Talented freshmen help UNC finally knock off Maryland
VILLANOVA, Pa. -- In 21 breathless seconds, from one endline all the way to the other, a pair of rookies delivered North Carolina its first national championship Sunday night in the longest NCAA lacrosse championship title game of all time.
It all started seconds into the third sudden-death overtime when Megan Ward stretched every fiber of her 5-foot-2 frame to deny Brooke Griffin's soaring liner headed towards the right corner of the net, tipping it skyward before getting it settled into her stick pocket.
Within seconds, the Tar Heels' rush towards the Maryland cage was nearly complete when Sammy Jo Tracy slowed her sprint, cocked her stock and unleashed a shot that found the back of the cage to set off a wild celebration across the Villanova Stadium turf.
And with that, third-seeded North Carolina (18-3) ended 72:31 of taut, exciting play with a 13-12 victory against top-seeded and previously undefeated Maryland (22-1), finally hoisting a championship trophy after several years of lagging behind squads such as Northwestern and Maryland — teams the Tar Heels derailed this weekend.
“At the end of the second overtime, I just kind of sat back and trusted my kids to do what they do,” UNC coach Jenny Levy said. “They've worked so hard all year and i'm so proud of the effort they showed and their composure.”
In addition to finally earning the right to raise the walnut and bronze trophy, North Carolina finally defeated Maryland for the first time this season. The Tar Heels had lost 14-13 on April 6 and 12-8 in the ACC championship game on April 28.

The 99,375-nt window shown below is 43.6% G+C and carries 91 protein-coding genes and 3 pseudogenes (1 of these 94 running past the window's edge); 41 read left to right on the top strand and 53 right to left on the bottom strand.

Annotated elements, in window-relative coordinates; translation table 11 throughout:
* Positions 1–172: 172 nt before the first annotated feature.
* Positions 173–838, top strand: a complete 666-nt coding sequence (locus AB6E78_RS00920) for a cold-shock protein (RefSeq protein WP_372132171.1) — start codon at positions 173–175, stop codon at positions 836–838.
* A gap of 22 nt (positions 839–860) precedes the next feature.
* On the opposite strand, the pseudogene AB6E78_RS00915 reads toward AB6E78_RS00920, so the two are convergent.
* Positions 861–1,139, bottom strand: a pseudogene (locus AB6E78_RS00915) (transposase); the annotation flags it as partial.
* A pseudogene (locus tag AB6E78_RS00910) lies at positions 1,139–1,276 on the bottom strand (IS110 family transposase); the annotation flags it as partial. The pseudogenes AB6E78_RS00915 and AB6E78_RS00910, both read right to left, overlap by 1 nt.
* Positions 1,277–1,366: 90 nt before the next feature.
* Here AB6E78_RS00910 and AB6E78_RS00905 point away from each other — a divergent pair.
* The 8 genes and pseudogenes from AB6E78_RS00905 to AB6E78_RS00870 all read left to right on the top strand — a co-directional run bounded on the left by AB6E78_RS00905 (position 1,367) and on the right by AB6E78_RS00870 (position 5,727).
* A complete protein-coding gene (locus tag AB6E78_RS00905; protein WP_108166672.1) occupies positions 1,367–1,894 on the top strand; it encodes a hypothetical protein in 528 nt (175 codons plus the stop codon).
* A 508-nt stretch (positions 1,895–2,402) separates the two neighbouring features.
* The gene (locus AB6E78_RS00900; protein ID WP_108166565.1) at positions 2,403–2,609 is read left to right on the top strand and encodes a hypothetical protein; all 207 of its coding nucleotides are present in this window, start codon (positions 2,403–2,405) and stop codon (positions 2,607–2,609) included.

After playing the second half most of the season, Ward only won the starting spot guarding the North Carolina cage right before postseason play began after Levy decided the statistical evidence earned the rookie full-time playing time, beating out senior Lauren Maksym.
Maryland appeared to have its first national championship captured since 2010 when Griffin unleashed her shot. Only Ward stretched all of herself skyward, starting the decisive sequence.
“I thought it was a great setup,” Maryland coach Cathy Reese said. “What an opportunity to have coming at the goal with one of our best shooters. It didn't fall. There were a lot of them throughout the overtimes.”
Ward certainly played the part in both games this weekend. Her two early stops set a firm tone in a surprisingly easy 11-4 trouncing of Northwestern in the semifinals. However, that was nothing compared to her play during the white-knuckle moments of overtime.
At the very end of the first overtime, Maryland came dangerously close to claiming the championship for itself until Ward snatched Taylor Cummings' high liner out of air a split second before time expired. Early in that first extra session, Ward denied Beth Glaros on a free-position shot to enable UNC to exhale.
It was a credit to Ward, who finally settled in after allowing five goals in the first 10:05 of the second half, enabling a game that North Carolina controlled to become an 11-9 Maryland lead.
Of her save at the start of the third overtime, Ward said, “I knew I had to make it because it was sudden death. But I knew if I would make it, our attack would go down and finish it.”
North Carolina had its own chances before Tracy's game-winning tally. Tournament Most Outstanding Player Kara Cannizzaro saw two potential game-winners stopped by Kasey Howard in the second overtime, the last one a terrific reaction to a free-position shot.
This all provided a perfect setup for Tracy, who streaked down the center of the field after receiving a feed from Brittney Coppa, converging on the goal cage and history when she stopped about 20 feet away, fired and set off a championship celebration across.
“It literally all feels like a dream,” Tracy said. “To see that ball go in the back of the net is something I dreamed about since my dad put a stick in my hands.”